Sen. Joe Manchin cheers move to create more uranium for advanced nuclear reactors

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Sen. Joe Manchin, D-W.Va., talks with reporters after a remembrance ceremony on the east front steps of the U.S. Capitol for the 20th anniversary of the 9/11 terrorist attacks on Monday, September 13, 2021.

Tom Williams | CQ-Roll Call, Inc. | Getty Images

The U.S. government is taking its first step towards encouraging more high-assay low-enriched uranium fuel in the United States, paving the way for a new generation of nuclear reactors that promise to be safer and more efficient than traditional designs.

On Tuesday, the Department of Energy issued a request for information for its plans to create commercial quantities of the new type of uranium fuel in the U.S. Currently, the DOE’s National Nuclear Security Administration makes only enough uranium for its defense and nonproliferation missions. This is a preliminary, information-gathering step and will be used to inform a report which DOE has to provide to Congress. Comments are due on or before January 13, 2022.

Senator Joe Manchin, D.-W. Va, who has been the main Democratic holdout standing in the way of getting President Joe Biden’s $1.75 trillion domestic social welfare and green energy bill through the Senate, expressed support for the move.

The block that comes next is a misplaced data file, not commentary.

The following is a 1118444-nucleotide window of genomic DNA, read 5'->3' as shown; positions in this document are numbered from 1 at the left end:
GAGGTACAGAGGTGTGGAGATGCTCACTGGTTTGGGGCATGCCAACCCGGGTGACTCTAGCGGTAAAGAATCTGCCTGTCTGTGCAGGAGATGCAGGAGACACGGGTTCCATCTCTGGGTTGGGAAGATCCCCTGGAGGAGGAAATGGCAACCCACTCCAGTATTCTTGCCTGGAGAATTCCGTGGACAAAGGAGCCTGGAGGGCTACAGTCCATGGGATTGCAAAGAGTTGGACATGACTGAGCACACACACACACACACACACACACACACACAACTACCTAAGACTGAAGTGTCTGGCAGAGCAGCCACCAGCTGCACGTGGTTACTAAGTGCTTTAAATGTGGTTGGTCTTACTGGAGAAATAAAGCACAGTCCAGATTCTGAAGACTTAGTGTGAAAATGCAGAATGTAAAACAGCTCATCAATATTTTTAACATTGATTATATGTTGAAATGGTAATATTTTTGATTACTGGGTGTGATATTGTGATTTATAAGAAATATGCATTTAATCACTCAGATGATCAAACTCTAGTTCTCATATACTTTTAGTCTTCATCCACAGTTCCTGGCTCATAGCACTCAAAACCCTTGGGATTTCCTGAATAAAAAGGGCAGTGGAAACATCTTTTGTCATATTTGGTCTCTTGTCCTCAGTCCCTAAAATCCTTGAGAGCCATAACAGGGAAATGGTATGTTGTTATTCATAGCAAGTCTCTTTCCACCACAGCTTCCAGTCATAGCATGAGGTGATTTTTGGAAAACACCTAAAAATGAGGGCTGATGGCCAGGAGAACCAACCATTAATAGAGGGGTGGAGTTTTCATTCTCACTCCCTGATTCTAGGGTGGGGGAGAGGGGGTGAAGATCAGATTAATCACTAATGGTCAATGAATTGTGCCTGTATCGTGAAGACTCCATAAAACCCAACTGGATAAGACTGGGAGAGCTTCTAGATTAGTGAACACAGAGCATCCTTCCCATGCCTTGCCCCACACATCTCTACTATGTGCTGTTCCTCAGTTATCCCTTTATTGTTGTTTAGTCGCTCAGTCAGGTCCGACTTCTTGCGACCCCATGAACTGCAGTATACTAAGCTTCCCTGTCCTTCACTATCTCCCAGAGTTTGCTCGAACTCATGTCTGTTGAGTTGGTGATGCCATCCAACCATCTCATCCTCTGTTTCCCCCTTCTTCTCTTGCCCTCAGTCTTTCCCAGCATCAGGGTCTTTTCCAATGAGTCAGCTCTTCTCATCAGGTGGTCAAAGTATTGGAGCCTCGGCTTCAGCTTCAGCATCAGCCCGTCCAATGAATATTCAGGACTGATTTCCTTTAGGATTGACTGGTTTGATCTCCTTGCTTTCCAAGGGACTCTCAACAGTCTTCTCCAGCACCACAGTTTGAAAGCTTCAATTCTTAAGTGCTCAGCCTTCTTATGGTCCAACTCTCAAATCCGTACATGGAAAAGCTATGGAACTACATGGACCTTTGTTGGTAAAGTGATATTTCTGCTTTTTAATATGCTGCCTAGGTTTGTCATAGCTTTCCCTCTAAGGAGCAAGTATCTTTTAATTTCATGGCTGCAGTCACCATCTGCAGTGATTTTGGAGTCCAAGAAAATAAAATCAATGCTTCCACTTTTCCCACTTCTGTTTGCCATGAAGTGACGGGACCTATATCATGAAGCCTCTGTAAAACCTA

“I am pleased that the Department of Energy is moving ahead with this announcement that will lead to a domestic supply of high-assay low enriched uranium in the United States,” said Manchin, who is also Chairman of the Senate Energy and Natural Resources Committee.

“I have long supported the commercialization of advanced nuclear technologies as a zero-emission source of baseload energy, and I am committed to funding the Advanced Nuclear Fuel program as authorized in the Energy Act of 2020 to prevent reliance on Russia or other foreign suppliers to fuel the next generation of nuclear power,” Manchin said.

West Virginia has a long history of coal mining and is the second largest coal-producing state in the United States after Wyoming. Burning coal for energy emits carbon dioxide, which is a greenhouse gas that contributes to global warming. Nuclear power is considered clean energy because once a nuclear power plant is constructed, the power generation releases no greenhouse gases.

HALEU fuel is enriched with a higher percentage of uranium-235, the specific isotope used in nuclear fission reactions. Conventional uranium processing generates fuel that has about 5% U-235, while HALEU is enriched with up to 20% U-235.

That more highly enriched uranium is necessary for smaller next-generation nuclear reactors, which aim to be cheaper to build, safer, and capable of moderating their output more quickly to meet demand, according to the Nuclear Energy Institute.

“Advanced reactors are an incredible asset to have in our collective fight against climate change,” said Kathryn Huff, principal deputy assistant secretary for the Office of Nuclear Energy at the DOE, said.

“If we don’t proactively take the steps now to ensure a sufficient and diverse supply of HALEU, then reactor demonstration and deployment projects, like those funded in the Bipartisan Infrastructure Law, won’t be fueled in time to help us slow the impacts of climate change,” Huff said.

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